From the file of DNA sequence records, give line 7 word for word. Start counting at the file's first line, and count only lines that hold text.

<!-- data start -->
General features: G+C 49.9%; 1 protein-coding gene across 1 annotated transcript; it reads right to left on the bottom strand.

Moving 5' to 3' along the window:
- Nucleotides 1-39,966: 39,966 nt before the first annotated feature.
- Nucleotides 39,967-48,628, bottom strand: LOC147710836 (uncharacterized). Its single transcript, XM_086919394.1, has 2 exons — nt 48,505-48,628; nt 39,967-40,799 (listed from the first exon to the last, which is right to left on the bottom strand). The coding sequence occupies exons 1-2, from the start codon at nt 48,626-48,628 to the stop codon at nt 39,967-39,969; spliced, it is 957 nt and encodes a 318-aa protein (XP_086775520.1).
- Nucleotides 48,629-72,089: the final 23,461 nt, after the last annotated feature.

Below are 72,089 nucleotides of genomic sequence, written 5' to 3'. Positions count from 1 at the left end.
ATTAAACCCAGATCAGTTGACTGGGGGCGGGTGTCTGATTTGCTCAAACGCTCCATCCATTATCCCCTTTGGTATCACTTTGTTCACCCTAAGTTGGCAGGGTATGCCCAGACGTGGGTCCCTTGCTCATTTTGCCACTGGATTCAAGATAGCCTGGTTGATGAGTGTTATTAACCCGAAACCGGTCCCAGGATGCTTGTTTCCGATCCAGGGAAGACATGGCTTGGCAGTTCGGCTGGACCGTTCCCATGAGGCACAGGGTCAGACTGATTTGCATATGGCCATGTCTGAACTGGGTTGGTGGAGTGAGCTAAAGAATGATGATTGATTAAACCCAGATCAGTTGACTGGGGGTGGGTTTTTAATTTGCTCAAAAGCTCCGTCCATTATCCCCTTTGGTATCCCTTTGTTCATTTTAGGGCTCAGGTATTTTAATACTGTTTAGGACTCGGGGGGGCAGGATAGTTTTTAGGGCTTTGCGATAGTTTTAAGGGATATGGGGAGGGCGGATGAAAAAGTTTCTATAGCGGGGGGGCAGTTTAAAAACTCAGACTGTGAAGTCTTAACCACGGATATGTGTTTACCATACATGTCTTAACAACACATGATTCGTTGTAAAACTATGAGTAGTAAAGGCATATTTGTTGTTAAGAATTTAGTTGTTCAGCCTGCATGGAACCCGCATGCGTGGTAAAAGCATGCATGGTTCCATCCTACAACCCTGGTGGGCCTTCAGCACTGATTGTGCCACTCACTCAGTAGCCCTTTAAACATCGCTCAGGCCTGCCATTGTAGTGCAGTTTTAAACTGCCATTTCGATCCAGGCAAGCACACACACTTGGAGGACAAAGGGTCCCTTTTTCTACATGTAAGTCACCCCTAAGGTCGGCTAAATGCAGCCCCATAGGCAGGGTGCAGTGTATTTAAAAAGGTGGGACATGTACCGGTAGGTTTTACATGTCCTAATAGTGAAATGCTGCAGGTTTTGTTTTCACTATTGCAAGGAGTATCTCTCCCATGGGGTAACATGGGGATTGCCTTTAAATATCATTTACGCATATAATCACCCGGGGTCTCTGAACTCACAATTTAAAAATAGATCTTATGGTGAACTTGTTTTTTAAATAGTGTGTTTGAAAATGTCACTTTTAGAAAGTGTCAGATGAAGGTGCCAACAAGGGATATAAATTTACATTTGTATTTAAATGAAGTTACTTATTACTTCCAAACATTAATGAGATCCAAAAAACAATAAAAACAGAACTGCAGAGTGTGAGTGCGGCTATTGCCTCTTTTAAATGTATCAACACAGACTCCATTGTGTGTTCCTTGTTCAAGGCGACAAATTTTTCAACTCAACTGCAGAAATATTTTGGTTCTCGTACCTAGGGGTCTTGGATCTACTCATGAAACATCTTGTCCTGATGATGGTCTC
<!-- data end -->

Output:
ATTAAACCCAGATCAGTTGACTGGGGGCGGGTGTCTGATTTGCTCAAACGCTCCATCCATTATCCCCTTTGGTATCACTTTGTTCACCCTAAGTTGGCAGGGTATGCCCAGACGTGGGTCCCTTGCTCATTTTGCCACTGGATTCAAGATAGCCTGGTTGATGAGTGTTATTAACCCGAAACCGGTCCCAGGATGCTTGTTTCCGATCCAGGGAAGACATGGCTTGGCAGTTCGGCTGGACCGTTCCCATGAGGCACAGGGTCAGACTGATTTGCATATGGCCATGTCTGAACTGGGTTGGTGGAGTGAGCTAAAGAATGATGATTGATTAAACCCAGATCAGTTGACTGGGGGTGGGTTTTTAATTTGCTCAAAAGCTCCGTCCATTATCCCCTTTGGTATCCCTTTGTTCATTTTAGGGCTCAGGTATTTTAATACTGTTTAGGACTCGGGGGGGCAGGATAGTTTTTAGGGCTTTGCGATAGTTTTAAGGGATATGGGGAGGGCGGATGAAAAAGTTTCTATAGCGGGGGGGCAGTTTAAAAACTCAGACTGTGAAGTCTTAACCACGGATATGTGTTTACCATACATGTCTTAACAACACATGATTCGTTGTAAAACTATGAGTAGTAAAGGCATATTTGTTGTTAAGAATTTAGTTGTTCAGCCTGCATGGAACCCGCATGCGTGGTAAAAGCATGCATGGTTCCATCCTACAACCCTGGTGGGCCTTCAGCACTGATTGTGCCACTCACTCAGTAGCCCTTTAAACATCGCTCAGGCCTGCCATTGTAGTGCAGTTTTAAACTGCCATTTCGATCCAGGCAAGCACACACACTTGGAGGACAAAGGGTCCCTTTTTCTACATGTAAGTCACCCCTAAGGTCGGCTAAATGCAGCCCCATAGGCAGGGTGCAGTGTATTTAAAAAGGTGGGACATGTACCGGTAGGTTTTACATGTCCTAATAGTGAAATGCTGCAGGTTTTGTTTTCACTATTGCAAGGAGTATCTCTCCCATGGGGTAACATGGGGATTGCCTTTAAATATCATTTACGCATATAATCACCCGGGGTCTCTGAACTCACAATTTAAAAATAGATCTTATGGTGAACTTGTTTTTTAAATAGTGTGTTTGAAAATGTCACTTTTAGAAAGTGTCAGATGAAGGTGCCAACAAGGGATATAAATTTACATTTGTATTTAAATGAAGTTACTTATTACTTCCAAACATTAATGAGATCCAAAAAACAATAAAAACAGAACTGCAGAGTGTGAGTGCGGCTATTGCCTCTTTTAAATGTATCAACACAGACTCCATTGTGTGTTCCTTGTTCAAGGCGACAAATTTTTCAACTCAACTGCAGAAATATTTTGGTTCTCGTACCTAGGGGTCTTGGATCTACTCATGAAACATCTTGTCCTGATGATGGTCTC